How to Pick Interior Paint Colors
Say you have an idea that a blue wall would be the ticket to a great-looking dining room. The fabrics you’ve selected for the room would coordinate nicely with this interior paint color, but only if it’s the right shade of blue...
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Step 1: Puruse the Paint Swatches
Go to the paint store and review the collection of paint colors. Using the loose flags of paint colors, notice the changes in blue on each of the color swatches. There may be ten to 20 flags of blue, each with different tints. What do you do now?
Step 2: Compare Paint Shades
Find the tint you’re looking for and go up and down the shade of this color. This up-and-down shade represents the same color family but a darker and lighter version of the selected color. With me so far?
Step 3: Narrow Your Paint Choices
Purchase sample quarts of all three colors. This will help you narrow down your primary selection, and a lighter and darker version of it. Be aware that when you’re selecting these colors at the store, you’re probably viewing them under a fluorescent light. This isn’t ideal since your home probably has a different bulb temperature. It’s OK because you’re now going to test the colors in the location you’re planning to paint.
Step 4: Select Your Paint Finish
You’ll also need to decide which type of paint finish you want to use: flat, eggshell, stain, semigloss and/or no- or low-VOC environmentally friendly paint. Here’s a quick guide:
- The worse the condition of your walls, woodwork or molding, the more you need to lean towards flat paint.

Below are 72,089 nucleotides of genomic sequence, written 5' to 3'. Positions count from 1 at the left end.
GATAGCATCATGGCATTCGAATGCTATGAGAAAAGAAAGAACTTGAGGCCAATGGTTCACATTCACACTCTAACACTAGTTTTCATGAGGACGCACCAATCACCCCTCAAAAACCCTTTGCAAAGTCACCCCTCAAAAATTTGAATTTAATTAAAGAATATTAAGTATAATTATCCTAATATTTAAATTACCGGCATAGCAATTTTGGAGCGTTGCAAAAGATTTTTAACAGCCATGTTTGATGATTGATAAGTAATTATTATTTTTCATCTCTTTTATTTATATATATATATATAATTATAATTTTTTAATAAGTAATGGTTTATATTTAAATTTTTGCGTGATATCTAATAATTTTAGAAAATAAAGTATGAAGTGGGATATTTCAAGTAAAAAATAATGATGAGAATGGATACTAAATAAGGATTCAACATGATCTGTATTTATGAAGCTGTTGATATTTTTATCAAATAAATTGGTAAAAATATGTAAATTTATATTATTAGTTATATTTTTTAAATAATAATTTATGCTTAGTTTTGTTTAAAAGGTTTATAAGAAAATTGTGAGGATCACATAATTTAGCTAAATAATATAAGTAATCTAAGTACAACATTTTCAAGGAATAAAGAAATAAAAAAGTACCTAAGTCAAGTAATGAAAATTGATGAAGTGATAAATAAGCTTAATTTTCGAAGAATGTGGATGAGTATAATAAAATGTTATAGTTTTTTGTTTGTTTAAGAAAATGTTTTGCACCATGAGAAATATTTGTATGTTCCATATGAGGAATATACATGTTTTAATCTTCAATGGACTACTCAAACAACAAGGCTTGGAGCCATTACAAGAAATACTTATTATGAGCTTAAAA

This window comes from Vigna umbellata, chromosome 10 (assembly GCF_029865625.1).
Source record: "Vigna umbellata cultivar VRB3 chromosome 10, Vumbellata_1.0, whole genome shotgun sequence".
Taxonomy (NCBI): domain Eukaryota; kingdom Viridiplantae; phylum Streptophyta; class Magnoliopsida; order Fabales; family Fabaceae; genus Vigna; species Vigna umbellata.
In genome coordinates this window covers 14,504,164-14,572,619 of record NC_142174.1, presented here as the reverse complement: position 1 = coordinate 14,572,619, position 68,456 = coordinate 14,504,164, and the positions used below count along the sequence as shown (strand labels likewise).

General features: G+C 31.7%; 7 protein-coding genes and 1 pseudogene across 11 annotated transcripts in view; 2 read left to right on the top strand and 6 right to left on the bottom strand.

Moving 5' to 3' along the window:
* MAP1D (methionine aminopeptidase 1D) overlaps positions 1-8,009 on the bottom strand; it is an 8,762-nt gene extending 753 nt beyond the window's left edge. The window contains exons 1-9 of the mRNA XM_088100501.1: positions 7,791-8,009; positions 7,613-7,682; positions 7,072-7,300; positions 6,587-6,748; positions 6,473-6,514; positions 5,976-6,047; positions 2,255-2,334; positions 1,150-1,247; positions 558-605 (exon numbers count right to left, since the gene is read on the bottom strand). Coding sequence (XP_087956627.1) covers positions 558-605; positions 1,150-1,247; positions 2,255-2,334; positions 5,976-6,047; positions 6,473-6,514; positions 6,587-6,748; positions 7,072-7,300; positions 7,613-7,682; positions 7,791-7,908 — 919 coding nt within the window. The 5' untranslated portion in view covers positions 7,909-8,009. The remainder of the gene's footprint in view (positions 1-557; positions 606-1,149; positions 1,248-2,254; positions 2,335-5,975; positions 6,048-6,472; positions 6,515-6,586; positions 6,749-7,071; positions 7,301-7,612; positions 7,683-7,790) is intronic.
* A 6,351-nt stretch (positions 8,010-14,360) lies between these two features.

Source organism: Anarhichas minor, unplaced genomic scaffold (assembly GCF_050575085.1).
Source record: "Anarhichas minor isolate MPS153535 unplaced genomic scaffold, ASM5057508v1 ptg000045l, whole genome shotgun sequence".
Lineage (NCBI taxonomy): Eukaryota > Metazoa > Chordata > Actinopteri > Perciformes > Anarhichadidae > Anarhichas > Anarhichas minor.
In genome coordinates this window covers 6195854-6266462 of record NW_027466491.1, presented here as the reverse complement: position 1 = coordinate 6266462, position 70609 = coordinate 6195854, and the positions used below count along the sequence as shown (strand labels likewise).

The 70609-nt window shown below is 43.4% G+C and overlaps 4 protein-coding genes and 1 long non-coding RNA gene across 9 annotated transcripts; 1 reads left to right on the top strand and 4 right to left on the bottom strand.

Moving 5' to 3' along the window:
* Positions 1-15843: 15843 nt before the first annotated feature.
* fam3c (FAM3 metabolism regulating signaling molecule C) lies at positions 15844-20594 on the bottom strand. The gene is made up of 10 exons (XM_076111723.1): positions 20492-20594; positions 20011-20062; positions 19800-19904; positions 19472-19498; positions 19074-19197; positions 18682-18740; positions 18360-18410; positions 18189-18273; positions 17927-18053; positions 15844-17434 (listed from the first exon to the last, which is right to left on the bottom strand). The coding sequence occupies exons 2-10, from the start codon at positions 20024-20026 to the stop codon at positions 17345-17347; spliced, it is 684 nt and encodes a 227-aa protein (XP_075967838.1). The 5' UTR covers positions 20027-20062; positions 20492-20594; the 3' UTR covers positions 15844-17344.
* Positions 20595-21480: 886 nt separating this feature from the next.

- Flat or eggshell finishes of paint show little of the drips or irregularities of the old paint layer you’re covering with new paint. It’s not an exciting finish, however, and it’s not as durable as glossy finishes.
- Satin finish is a good choice for old woodwork and doors. It has good durability and can hide irregular drips.
- Semigloss paint is very good for use in bathrooms, kitchens and on doors. It’s durable and cleanable.
- Gloss paint is the most durable finish. It also provides an exciting shine, especially in contemporary interiors, where it draws attention to the molding and doors (if that is what you want to do). Use it only when surfaces are clean and without bumps, drip marks or other imperfections because its shine will enhance any problem.
- Environmentally friendly paints come in all of the above finishes and I recommend them. They can contain no or very low amounts of the volatile organic compounds (VOCs) found in most paints. They’re available from most paint manufacturers.
Step 5: Audition Your Paint Colors
Open all three sample quarts of your chosen color and proceed to paint about a 2-foot square on each wall. You’ll want to test paint at the floor bordering the base molding, in the middle of the wall and near the ceiling or just under the crown molding. Paint with each paint and allow it to dry because paint colors tend to be darker when dry.
Step 6: How Does the Paint Color Look on Your Wall?
View the paint sample patches in the day and in the evening. Stand at distance and view them. Which one looks better for your fabrics and color scheme? Does the color work in the day and in the evening? If yes, great, you’re done! If no, then you will need to pick a different shade.
If you still have plenty of paint flags of blue, purchase just one new quart of the new color and test the paint as before. Continue until you find just the right shade.
Now, as an educated consumer, you too can select the right paint color. You’ve got the method, now just take your time to make the right selection.